Learning Garden 6: Building

To celebrate Earth Day, a few of my fellow master gardeners and I led eight small groups of sixth graders through a nature trail. As we stood under a mulberry tree, with its immature green berries, I asked how many had ever picked fruit from a tree. In each group of twenty, only three to five students raised their hands (gasp…really?). Picking fruit from a tree and enjoying its freshness should not be a unique opportunity; but it is! Oh how I wish the mulberries had been ripe and each student could have experienced a fresh mulberry. Reaching up through the limbs to pick a mulberry is in itself a valuable lesson in science. Is there a better way for our youth to learn about nature; to learn how food is produced; to experience first-hand how a farmer works with earth to feed the world? I think not! (Preach it, Sister!)


The experience of a hands-on experience with food is just one reason we are building an outdoor classroom and learning garden at our school. It will provide an opportunity for students to get a break from the concrete, hand sanitizing culture into a natural environment to experience nature as a primary tool for learning.


The outdoor classroom and learning garden that we are currently building contains many elements, including fruit trees that teachers can use to teach core subjects through hands-on lessons. The feature element is the raised garden beds. Kids are tough on things; I would know- I have three who vandalize my house everyday (sigh). Durability and safety should be your number one concern when choosing building materials for a learning garden. Whether it is the benches, greenhouse, garden shed, raised bed, or compost bin, use materials that will last and can withstand years of intense use. That also includes the garden tools. There are a lot of cheap flimsy garden tools; resist the urge to go cheap and buy the ones that will last through the abuse of junior gardeners.


This last week, three volunteers constructed our four raised garden beds with untreated cedar lumber. Three of the beds are 6 x 20 and the other is 4 x 20. The two-foot deep beds will eventually be filled with a combination of topsoil and compost. The soil is the main ingredient to our garden’s success as it holds all of the nutrients our vegetables will need to grow.  Volunteers put a layer of small gravel under the beds. This was done to help level the area and for drainage. I would encourage anyone planning a garden to put special thought into drainage. Gardens are watered every day, and if the water cannot flow out and away from the garden beds, it will continually be wet and messy, which would not be a favorable combination for groups of children to track back into the school building. Also, most garden vegetables prefer a well-drained soil. Soil saturated with water deprives the roots of oxygen.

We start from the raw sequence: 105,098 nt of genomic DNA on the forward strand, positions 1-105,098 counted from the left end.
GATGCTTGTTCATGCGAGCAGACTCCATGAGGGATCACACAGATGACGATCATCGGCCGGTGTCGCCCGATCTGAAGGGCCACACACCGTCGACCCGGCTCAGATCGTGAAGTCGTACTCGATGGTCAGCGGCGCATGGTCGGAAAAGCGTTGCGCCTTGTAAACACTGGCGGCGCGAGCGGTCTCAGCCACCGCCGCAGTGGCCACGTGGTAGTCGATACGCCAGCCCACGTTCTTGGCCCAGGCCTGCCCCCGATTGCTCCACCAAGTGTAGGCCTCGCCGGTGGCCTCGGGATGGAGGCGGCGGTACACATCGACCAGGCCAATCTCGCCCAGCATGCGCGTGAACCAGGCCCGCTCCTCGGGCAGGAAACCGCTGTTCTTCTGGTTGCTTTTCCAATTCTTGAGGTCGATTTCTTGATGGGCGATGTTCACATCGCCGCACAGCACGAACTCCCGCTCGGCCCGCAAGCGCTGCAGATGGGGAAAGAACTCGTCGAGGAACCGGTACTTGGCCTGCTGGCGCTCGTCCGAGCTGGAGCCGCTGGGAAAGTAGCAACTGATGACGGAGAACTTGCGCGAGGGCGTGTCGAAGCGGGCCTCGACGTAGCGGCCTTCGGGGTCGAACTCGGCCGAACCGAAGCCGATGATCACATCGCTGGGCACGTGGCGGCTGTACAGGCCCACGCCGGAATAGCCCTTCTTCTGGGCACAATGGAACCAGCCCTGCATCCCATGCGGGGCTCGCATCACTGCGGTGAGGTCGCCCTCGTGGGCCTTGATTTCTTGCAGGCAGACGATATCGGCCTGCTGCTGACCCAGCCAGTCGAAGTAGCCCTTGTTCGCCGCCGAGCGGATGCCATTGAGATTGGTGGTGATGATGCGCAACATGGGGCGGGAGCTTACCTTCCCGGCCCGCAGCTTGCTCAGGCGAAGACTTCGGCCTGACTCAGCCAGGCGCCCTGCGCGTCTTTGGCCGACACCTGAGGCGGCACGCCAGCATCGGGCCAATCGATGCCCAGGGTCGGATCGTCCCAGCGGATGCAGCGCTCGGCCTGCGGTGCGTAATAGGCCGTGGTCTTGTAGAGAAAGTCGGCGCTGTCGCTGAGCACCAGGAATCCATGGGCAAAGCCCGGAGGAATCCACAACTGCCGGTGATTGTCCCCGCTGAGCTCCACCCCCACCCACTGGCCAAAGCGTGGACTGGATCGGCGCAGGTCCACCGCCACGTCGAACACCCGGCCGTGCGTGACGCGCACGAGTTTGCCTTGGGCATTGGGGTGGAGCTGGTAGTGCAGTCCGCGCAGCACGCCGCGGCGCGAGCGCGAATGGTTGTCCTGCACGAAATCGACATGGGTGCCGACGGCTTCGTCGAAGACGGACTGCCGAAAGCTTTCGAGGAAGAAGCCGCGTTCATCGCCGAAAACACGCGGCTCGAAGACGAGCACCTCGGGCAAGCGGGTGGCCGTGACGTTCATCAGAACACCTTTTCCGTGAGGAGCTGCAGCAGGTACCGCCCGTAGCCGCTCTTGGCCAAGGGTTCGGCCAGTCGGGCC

We do not want to deprive our plants of oxygen just as we do not want to deprive our youth the opportunity to learn from nature. The educational and environmental impact of an outdoor classroom and learning garden is not easily measured, but it certainly can be measured by a smile when they bite into a freshly picked apple.

Read more about classroom gardens in our Learning Garden blog series:

Learning Garden 11:  Planting Day

Learning Garden 10: How Does Your School’s Garden Grow?

Learning Garden 9:  Rain Barrels

Learning Garden 8: Plant Selection

Learning Garden 7:  Raised Beds

Learning Garden 6: Building

Learning Garden 5:  Volunteers

Learning Garden 4:  Designing the Garden

Learning Garden 3: Validation

Learning Garden 2: Long-Term Sustainability

Learning Garden 1: Overview

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1 comment

Wow! It is so inspiring to see all of this progress!

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